Recognizing the economic importance of the U.S. travel and tourism industry, President Obama established a national goal of attracting 100 million international visitors annually by 2021.  Travel and tourism generates more than $2 trillion in economic activity and supports nearly 15 million jobs in the United States.  Facilitating international travel to the United States is critical to the strength of the industry, as foreign tourists visiting the United States reduce our trade deficit by exchanging foreign currency for U.S. goods and services.

In the past, the U.S. visa process has been a barrier to the growth and competitiveness of U.S. travel and tourism.  In 2007, GAO reported that 20 overseas posts were experiencing maximum monthly wait times of more than 90 days at least once over the past year.  In recent years, NIV wait times reached 100 days at the U.S. Embassy in Beijing, China, in 2010, and more than 140 days at the U.S. Consulate in Rio de Janeiro, Brazil, in 2011.  According to GAO, “State has acknowledged that long interview wait times for NIVs may discourage legitimate travel to the United States, potentially costing the country billions of dollars in economic benefits over time and adversely influencing foreign citizens’ opinions of our nation.” 

President Obama’s executive order (EO 13597) to improve visa processing was an important step forward to addressing these issues.  We commend State’s dedicated efforts to increase the department’s visa processing capacity and make the NIV process more efficient without compromising the security of our country.  State’s persistent efforts has yielded substantial and positive results, which has been integral to State’s success in achieving the goals set by the executive order. 

In its recent report, GAO recognized State’s efforts—such as dedicating more personnel to consular services and opening additional consulates—to increase NIV processing capacity and shorten applicant interview wait periods.  However, GAO raised concerns about State’s ability to meet the visa demand in the long-term given hiring constraints and that the NIV demand is expected to increase 45 percent by 2019.  It is clear that State should conduct a comprehensive assessment of its efforts and develop a strategy on how it plans to meet the rising visa demand.  Should State fail to take the necessary actions, our country could revert to pre-2012 excessive visa processing delays, which would have a costly impact on the U.S. travel and tourism industry and our overall economy.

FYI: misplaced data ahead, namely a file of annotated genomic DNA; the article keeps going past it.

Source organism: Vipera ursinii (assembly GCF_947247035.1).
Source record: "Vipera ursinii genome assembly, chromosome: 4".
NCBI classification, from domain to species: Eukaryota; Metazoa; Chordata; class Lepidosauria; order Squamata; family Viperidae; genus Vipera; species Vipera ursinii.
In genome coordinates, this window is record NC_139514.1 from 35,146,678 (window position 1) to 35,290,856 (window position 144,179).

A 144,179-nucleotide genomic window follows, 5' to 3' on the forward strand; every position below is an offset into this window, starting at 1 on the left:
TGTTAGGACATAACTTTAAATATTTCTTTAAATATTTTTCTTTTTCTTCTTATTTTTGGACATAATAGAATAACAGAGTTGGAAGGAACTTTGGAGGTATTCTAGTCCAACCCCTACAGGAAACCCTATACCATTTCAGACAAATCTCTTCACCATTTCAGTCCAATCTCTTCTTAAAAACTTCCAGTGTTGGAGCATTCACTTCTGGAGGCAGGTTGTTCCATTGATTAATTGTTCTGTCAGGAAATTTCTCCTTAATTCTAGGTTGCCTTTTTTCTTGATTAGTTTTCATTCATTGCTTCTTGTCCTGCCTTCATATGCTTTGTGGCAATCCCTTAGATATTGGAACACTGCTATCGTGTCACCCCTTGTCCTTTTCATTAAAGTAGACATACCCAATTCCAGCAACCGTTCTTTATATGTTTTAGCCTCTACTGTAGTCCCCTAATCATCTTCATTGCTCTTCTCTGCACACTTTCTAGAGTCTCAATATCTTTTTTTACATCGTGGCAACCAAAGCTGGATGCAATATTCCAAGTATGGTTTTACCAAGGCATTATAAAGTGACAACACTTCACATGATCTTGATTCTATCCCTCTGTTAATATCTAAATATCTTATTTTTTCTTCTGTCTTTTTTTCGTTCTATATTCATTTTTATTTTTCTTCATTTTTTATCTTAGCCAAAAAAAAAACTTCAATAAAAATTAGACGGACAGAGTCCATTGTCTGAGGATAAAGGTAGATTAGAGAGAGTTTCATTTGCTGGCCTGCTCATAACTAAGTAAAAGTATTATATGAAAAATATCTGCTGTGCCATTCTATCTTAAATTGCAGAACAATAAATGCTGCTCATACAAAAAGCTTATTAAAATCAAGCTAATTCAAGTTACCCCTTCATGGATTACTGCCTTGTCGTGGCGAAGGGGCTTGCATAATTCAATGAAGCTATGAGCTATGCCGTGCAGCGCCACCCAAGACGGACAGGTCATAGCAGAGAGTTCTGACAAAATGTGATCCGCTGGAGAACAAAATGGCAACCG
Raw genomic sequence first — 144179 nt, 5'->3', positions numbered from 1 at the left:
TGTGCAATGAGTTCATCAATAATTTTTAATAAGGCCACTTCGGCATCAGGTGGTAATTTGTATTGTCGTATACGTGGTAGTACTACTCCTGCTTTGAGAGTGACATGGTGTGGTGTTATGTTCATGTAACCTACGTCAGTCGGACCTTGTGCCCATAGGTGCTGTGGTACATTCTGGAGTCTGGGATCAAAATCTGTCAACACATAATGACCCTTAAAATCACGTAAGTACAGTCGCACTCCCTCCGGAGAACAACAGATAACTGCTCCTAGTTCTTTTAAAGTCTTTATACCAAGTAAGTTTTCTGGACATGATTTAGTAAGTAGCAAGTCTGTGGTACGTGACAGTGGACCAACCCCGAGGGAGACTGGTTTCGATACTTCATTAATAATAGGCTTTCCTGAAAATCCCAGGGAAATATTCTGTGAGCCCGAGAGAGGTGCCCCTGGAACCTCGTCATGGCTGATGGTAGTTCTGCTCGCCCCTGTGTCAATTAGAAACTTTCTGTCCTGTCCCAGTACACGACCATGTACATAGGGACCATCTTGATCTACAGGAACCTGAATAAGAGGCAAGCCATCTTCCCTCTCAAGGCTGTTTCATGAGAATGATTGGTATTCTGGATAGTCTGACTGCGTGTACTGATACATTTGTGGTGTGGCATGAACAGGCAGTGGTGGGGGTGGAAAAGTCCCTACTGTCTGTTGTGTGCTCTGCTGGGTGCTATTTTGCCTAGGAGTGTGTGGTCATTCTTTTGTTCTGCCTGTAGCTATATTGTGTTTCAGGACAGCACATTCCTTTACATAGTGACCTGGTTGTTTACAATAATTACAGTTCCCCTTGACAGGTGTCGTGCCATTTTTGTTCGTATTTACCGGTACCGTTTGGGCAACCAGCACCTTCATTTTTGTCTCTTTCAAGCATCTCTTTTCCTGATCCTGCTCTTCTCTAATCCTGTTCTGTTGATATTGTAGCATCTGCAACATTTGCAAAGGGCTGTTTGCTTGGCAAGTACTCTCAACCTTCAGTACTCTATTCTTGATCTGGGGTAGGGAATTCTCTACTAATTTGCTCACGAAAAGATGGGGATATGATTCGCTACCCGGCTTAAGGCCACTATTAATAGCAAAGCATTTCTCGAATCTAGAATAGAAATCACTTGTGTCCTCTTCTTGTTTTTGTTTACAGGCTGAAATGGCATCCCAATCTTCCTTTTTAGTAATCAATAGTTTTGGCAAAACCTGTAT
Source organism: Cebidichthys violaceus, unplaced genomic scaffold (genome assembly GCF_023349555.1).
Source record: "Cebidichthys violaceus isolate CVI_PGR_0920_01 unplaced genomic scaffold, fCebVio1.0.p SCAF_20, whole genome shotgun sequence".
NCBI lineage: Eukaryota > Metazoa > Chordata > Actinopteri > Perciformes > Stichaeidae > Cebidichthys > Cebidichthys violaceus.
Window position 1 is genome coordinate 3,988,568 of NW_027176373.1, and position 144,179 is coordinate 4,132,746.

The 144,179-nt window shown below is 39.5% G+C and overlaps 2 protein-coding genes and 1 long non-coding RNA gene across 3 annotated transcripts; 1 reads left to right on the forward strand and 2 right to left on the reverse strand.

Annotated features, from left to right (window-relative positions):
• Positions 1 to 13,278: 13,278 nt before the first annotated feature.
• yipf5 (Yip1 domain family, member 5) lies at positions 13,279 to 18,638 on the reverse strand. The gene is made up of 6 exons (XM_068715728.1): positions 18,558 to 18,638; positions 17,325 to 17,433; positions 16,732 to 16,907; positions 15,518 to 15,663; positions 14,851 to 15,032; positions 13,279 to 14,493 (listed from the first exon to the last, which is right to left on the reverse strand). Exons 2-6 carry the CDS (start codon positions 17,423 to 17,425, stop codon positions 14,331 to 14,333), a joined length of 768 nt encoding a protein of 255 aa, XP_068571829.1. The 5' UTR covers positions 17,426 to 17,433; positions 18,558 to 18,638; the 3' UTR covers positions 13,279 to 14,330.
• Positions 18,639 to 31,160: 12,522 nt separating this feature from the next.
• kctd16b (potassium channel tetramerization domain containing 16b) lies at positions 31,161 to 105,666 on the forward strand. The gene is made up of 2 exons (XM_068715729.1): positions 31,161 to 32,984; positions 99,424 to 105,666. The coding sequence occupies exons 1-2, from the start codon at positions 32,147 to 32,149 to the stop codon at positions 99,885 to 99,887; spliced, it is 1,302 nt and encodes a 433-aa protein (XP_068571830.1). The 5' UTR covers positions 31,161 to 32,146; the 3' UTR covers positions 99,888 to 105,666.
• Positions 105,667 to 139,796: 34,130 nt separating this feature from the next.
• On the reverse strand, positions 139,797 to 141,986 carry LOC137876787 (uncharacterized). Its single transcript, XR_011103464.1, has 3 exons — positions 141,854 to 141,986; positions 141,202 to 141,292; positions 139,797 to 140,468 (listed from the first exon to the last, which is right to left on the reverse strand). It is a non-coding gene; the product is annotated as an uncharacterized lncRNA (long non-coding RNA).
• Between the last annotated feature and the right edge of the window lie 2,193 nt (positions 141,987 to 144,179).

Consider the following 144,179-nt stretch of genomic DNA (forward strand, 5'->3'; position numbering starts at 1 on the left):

Earlier this year, the U.S. Travel and Tourism Advisory Board (TTAB), consisting of key industry leaders, made five recommendations on areas to focus on during the remaining time of this administration.  Among TTAB’s recommendations, the board advised that the federal government maintain world-class visa processing rates, especially in countries with a high potential of international travelers.  We agree with this recommendation given the competitiveness of the global travel market. 

It is critical that State continues to ensure that the NIV process is efficient, effective, and sustainable in the long-term given the importance of travel and tourism to the U.S. economy.  Therefore, we request that State provide a strategic plan describing current and planned efforts to meet the rising demand for NIV.  We also ask that the department provide recommendations on what congressional action is needed, if any, to ensure that the department can maintain an efficient and productive NIV process.

We are committed to working with you to ensure that we meet our nation’s goal of attracting 100 million international visitors annually by 2021. 

Regards,

###